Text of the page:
Increasing gas-powered motorized boating traffic could inevitably clash with water quality management needs for Okanagan Lake, predicts a Kelowna city councillor.
Coun. Luke Stack says when that happens will raise “delicate” water management decisions will the city and other jurisdictional interests overseeing management of the lake and watershed tributaries feeding into it.
Stack said with Kelowna’s population alone expected to increase by 50,000 over the next decade, more people is going to mean greater recreational use pressure on the lake, in particular more gas-powered motorboats.
“I know this is a delicate subject but I think it will be an important one as we move forward,” Stack said.
The councillor made the comments at the Monday morning council meeting following a presentation from city staff on developing an integrated water management plan now that the city has taken over and is expanding what was the former Southeast Kelowna Irrigation District water supply system.
Stack noted that strict limitations are placed on boating and recreational property development around area reservoirs, but Okanagan Lake recreational use continues to escalate.
“I understand how important recreational use of the lake plays in our tourism industry, but there has to be a point where that growth of population density is reflected in recreational demands on the lake to where it reaches a point of concern regarding the lake’s water quality,” he said.
Ann Warwick Sears, executive director of the Okanagan Basin Water Board, attended the council meeting and was asked to address the recreational boat issue on Okanagan Lake.
Warwick Sears said boating density is difficult to navigate because there are so many access points from various communities that touch on the lake.
“We have not figured out how to move forward regarding motorboat capacity and the lake falls under provincial jurisdiction so there are a lot of competing interests at play there,” Warwick Sears said.
She said a study done about a decade ago regarding the impact of recreational boat use didn’t go anywhere because it was considered far too controversial at the time.
She noted that a boating impact study was done recently for Kalamalka Lake and Wood Lake, coordinated by the Okanagan Collaborative Conservation Program. The organization is currently in the preliminary stages of coordinating a similar study for Okanagan Lake.
The Kalamalka-Wood Lake study found the lakes had more capacity for boating traffic but raised suggestions about limiting motorized boat traffic in ecologically sensitive foreshore areas and around domestic water in-take points.
Ron Westlake, senior engineer with the City of Kelowna, was joined by utility planning manager Rod MacLean, in presenting the water management outlook to city council.
Westlake said the city is in the midst of connecting Southeast Kelowna domestic water users to the city water system, with the assistance of $43.9 million in provincial/federal grants. Construction of phase one of the integration project is at the mid-way point, with project completion targeted for Jan. 1, 2020.
SEKID was dissolved in May and the organization and water management operations incorporated into city operations. Agricultural water users will continue to be supplied water from the former SEKID managed system.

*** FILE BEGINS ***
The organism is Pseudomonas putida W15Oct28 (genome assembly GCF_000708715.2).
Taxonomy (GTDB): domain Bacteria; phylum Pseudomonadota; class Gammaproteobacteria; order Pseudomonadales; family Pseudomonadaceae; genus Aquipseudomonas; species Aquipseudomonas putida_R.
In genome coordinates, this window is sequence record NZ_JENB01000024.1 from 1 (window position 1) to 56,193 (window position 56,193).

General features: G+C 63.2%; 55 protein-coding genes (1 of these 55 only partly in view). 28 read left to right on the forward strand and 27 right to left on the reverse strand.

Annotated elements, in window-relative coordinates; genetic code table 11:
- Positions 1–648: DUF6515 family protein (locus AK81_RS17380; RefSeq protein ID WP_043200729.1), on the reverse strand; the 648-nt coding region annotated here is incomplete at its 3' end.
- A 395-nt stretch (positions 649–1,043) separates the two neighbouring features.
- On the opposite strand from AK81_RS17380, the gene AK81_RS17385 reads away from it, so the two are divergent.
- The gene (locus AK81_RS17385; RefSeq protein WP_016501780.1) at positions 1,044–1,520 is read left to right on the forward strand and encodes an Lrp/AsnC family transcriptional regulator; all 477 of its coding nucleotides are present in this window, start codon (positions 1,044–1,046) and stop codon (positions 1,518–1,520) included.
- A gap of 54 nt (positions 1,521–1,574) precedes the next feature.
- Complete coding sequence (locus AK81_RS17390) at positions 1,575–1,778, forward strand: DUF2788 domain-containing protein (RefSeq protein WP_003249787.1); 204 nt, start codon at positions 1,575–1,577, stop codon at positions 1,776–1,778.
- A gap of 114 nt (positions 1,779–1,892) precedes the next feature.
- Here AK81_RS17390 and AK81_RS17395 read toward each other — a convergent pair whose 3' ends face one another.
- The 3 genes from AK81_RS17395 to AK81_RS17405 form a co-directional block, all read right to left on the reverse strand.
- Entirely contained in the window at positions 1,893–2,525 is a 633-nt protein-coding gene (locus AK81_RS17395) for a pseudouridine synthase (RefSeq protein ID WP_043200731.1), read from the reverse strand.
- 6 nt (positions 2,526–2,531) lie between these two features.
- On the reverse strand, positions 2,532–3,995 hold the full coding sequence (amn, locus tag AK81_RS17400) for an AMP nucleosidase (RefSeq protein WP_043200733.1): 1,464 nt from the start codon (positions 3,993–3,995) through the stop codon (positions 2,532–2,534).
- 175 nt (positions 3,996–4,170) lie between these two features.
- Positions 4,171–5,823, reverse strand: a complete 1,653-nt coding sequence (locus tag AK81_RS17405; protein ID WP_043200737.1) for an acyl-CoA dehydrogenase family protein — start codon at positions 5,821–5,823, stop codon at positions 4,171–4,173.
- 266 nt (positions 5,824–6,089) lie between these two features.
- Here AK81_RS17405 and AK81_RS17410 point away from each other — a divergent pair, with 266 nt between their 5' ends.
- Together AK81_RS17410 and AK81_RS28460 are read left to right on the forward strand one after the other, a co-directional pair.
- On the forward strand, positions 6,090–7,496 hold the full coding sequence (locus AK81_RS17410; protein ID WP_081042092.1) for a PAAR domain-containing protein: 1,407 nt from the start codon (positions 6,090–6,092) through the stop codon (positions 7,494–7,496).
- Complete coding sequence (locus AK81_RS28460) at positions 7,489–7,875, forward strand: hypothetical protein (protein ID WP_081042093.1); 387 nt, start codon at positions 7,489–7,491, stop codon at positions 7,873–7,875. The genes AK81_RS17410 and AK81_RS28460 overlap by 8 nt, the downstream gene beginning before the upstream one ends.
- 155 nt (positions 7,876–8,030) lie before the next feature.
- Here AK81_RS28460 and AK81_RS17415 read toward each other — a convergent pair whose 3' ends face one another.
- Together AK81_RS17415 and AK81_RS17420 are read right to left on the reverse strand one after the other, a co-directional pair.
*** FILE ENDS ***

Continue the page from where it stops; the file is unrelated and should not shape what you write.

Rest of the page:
“That has enabled a 20 to 25 per cent increase in water supply capacity for those agricultural users with the capacity relief provided from access to our city water infrastructure, ” Westlake noted.
Similar efforts on a smaller scale have also received grant funding $12 million, to upgrade the water infrastructure for South Okanagan-Mission agricultural users.
But Westlake noted as the City of Kelowna expands its water management interests, it also becomes a stakeholders in water issues occurring outside its civic boundary jurisdictions, from managing reservoirs and dams to participating in the decision-making process on decisions affecting watershed headwaters.
And it also steps into the oversight role of managing water supply and dictating user rates for agricultural users, something Coun. Mohini Singh noted is not lost on local farmers who rely on low-cost water in particular for fruit crops.
Westlake said SEKID rates will remain in place until 2021, and any change will not come without extensive consultation with the agricultural community.
He stressed the need for the city to continue working to enhance its water supply research data collection such as for streamflow levels and water flow temperatures, along with collaborating with the myriad of jurisdictional interests in the Okanagan Lake watershed, such as the provincial government, Okanagan Basin Water Board and Okanagan Nation Alliance.
Westlake cited four areas of water management as key components of any Kelowna area water management plan—water supply, flood protection, wastewater control and eco-system preservation.
“We should review the current state of management practices with each component and collaborate with others to compare those practices with our collection visions or individual needs,” he said.
He said the city is currently involved in a six-month analysis study, started in November 2018, with various stakeholders on how to move forward in managing the valley’s water asset and work together on securing senior government grants and plan larger joint enhancement initiatives.